Wärtsilä, the marine industry’s leading solutions provider, and its Korean partner, Doosan Engine Co. Ltd, a member of the Doosan Group, have signed a ten year extension to the licensing agreement to build Wärtsilä low-speed engines. The agreement renewal covers the period from 2012 to 2021.
Doosan Engine Co. Ltd, along with its predecessor licence holders Korea Heavy Industries and Samsung Heavy Industries, has been a long standing licensee of Wärtsilä, altogether for 28 years. It has produced close to 400 engines with a total power of over 20,000,000 BHP. Doosan Engine is the second biggest engine manufacturer in the world.
Under the terms of the agreement, the licensee is authorised to manufacture and sell Wärtsilä low-speed marine diesel engines within its specified territory. The full range of Wärtsilä RTA, RT-flex, and X-series marine engines are included in the scope of the agreement.
“We are very pleased to renew this agreement with our business partner in Korea. Doosan Engine is a major global producer of large marine diesel engines, and this agreement strengthens our partnership in promoting Wärtsilä brand low-speed engines in the territory. Our expectations are high for increasing our market share in the Korean market, and we are confident that by extending this agreement for a further ten years, our goals can be achieved,” says Mr Martin Wernli, President, Wärtsilä Switzerland, Vice President, Product Centre 2-stroke.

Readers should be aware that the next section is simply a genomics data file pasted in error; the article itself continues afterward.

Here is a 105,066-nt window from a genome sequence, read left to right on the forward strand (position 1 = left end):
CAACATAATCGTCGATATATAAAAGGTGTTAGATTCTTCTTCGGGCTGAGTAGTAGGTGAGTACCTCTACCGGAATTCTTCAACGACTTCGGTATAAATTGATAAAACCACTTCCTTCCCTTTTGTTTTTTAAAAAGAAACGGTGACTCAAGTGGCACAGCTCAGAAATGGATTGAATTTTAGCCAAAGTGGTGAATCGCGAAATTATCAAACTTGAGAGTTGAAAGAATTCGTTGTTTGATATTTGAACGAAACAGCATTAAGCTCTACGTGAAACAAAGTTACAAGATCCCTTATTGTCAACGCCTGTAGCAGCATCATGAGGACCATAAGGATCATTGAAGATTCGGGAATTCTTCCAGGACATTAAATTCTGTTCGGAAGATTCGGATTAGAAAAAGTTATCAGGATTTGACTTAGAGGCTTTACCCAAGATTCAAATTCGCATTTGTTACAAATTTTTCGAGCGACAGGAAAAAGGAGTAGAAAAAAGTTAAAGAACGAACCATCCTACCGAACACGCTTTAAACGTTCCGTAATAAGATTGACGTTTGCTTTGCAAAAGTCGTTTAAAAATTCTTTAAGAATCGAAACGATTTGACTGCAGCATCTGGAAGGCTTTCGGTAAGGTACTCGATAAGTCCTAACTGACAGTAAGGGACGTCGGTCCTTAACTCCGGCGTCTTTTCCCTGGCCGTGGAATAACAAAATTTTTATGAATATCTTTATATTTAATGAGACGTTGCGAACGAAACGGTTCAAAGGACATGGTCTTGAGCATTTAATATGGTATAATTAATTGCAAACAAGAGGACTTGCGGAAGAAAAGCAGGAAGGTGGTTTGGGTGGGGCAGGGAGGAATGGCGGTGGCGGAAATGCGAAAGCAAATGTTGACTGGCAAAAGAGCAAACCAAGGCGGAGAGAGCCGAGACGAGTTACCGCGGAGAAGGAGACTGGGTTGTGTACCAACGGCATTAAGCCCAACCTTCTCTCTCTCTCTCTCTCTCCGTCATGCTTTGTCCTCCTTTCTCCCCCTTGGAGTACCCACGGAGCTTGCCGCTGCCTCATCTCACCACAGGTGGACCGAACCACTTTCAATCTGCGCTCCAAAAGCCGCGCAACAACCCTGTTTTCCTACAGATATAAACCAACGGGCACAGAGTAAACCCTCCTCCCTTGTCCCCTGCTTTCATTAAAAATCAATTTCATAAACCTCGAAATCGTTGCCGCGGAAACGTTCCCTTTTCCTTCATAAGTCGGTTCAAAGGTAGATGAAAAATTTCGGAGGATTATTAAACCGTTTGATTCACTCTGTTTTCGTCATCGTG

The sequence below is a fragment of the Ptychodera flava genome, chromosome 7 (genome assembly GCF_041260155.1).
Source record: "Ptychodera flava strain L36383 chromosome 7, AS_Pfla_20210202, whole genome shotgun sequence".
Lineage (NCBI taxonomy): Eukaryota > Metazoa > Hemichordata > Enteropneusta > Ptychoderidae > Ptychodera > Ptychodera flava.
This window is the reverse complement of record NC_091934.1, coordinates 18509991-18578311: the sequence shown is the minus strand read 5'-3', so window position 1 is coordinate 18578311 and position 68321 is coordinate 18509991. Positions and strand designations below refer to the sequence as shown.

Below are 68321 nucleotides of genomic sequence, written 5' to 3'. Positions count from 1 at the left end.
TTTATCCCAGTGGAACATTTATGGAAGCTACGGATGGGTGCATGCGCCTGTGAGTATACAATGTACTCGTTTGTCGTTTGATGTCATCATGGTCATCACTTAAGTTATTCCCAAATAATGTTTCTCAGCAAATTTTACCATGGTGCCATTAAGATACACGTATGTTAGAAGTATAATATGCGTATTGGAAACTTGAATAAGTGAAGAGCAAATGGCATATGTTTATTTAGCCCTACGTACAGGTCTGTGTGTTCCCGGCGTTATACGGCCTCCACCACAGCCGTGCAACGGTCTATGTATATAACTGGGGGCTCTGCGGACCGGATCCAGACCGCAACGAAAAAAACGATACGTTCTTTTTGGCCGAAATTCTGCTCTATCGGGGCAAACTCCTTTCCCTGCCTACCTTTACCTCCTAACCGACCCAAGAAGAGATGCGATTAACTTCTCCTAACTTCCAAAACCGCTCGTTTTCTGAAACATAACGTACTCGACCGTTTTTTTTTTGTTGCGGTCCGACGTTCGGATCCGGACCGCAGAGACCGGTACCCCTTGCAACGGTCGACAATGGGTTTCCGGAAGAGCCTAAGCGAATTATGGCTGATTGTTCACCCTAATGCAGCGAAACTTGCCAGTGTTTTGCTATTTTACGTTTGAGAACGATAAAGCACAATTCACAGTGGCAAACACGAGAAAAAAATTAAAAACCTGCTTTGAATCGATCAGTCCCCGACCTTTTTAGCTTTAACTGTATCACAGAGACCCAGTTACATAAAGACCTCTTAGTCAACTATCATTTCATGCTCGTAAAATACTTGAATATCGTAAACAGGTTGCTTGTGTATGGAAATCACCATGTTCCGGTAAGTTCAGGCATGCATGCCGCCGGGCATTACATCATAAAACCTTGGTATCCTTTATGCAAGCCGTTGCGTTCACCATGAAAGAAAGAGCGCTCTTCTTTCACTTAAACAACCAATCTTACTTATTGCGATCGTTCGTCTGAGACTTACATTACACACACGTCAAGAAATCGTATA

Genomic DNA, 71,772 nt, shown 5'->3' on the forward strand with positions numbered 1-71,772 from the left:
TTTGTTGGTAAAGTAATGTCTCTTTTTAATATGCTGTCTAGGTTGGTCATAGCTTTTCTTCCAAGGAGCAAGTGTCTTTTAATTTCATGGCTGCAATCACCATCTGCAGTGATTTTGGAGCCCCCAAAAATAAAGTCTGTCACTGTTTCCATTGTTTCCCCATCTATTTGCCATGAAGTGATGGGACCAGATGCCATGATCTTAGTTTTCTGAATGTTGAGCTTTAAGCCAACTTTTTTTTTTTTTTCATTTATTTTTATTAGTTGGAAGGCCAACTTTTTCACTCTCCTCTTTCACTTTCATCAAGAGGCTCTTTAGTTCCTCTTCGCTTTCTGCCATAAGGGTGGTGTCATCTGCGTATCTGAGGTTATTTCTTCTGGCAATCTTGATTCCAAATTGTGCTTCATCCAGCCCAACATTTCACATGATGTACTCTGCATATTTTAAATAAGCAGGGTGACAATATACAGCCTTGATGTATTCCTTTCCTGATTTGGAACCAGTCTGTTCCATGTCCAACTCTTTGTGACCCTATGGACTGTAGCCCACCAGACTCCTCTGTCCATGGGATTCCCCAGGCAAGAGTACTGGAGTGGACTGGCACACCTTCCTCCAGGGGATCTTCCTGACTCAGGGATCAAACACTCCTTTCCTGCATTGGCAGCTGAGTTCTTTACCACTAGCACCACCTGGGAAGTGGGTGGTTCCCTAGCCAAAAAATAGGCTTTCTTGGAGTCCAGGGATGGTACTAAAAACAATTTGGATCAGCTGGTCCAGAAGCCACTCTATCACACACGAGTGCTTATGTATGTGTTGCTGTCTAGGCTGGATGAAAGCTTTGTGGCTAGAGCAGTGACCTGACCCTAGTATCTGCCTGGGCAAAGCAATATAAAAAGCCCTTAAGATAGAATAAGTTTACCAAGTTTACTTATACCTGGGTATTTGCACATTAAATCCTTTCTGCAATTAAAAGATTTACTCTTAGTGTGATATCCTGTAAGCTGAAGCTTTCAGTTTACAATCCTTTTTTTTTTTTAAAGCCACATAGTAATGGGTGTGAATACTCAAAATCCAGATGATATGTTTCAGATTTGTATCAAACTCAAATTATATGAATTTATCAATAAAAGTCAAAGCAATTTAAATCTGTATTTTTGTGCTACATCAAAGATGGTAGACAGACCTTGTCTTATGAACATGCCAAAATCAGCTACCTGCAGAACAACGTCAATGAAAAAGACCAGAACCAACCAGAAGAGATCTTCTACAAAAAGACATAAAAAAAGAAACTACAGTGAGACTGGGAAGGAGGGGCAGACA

Wärtsilä in Switzerland is the centre for the company’s 2-stroke engine R&D and business operations.
“By renewing this licence agreement, both companies will continue their close co-operation in providing the latest technology low-speed engines to the rapidly changing shipbuilding market. It is a win-win growth opportunity for both companies, and will certainly strengthen their market positions,” says Mr Sung-Hee Lee, President & CEO of Doosan Engine Co. Ltd.
The agreement was signed at a ceremony held on 7 November 2011 at the headquarters of Doosan Engine Co. Ltd in Changwon, South Korea.
Shipbuilding Tribune Staff, November 15, 2011; Image:wartsila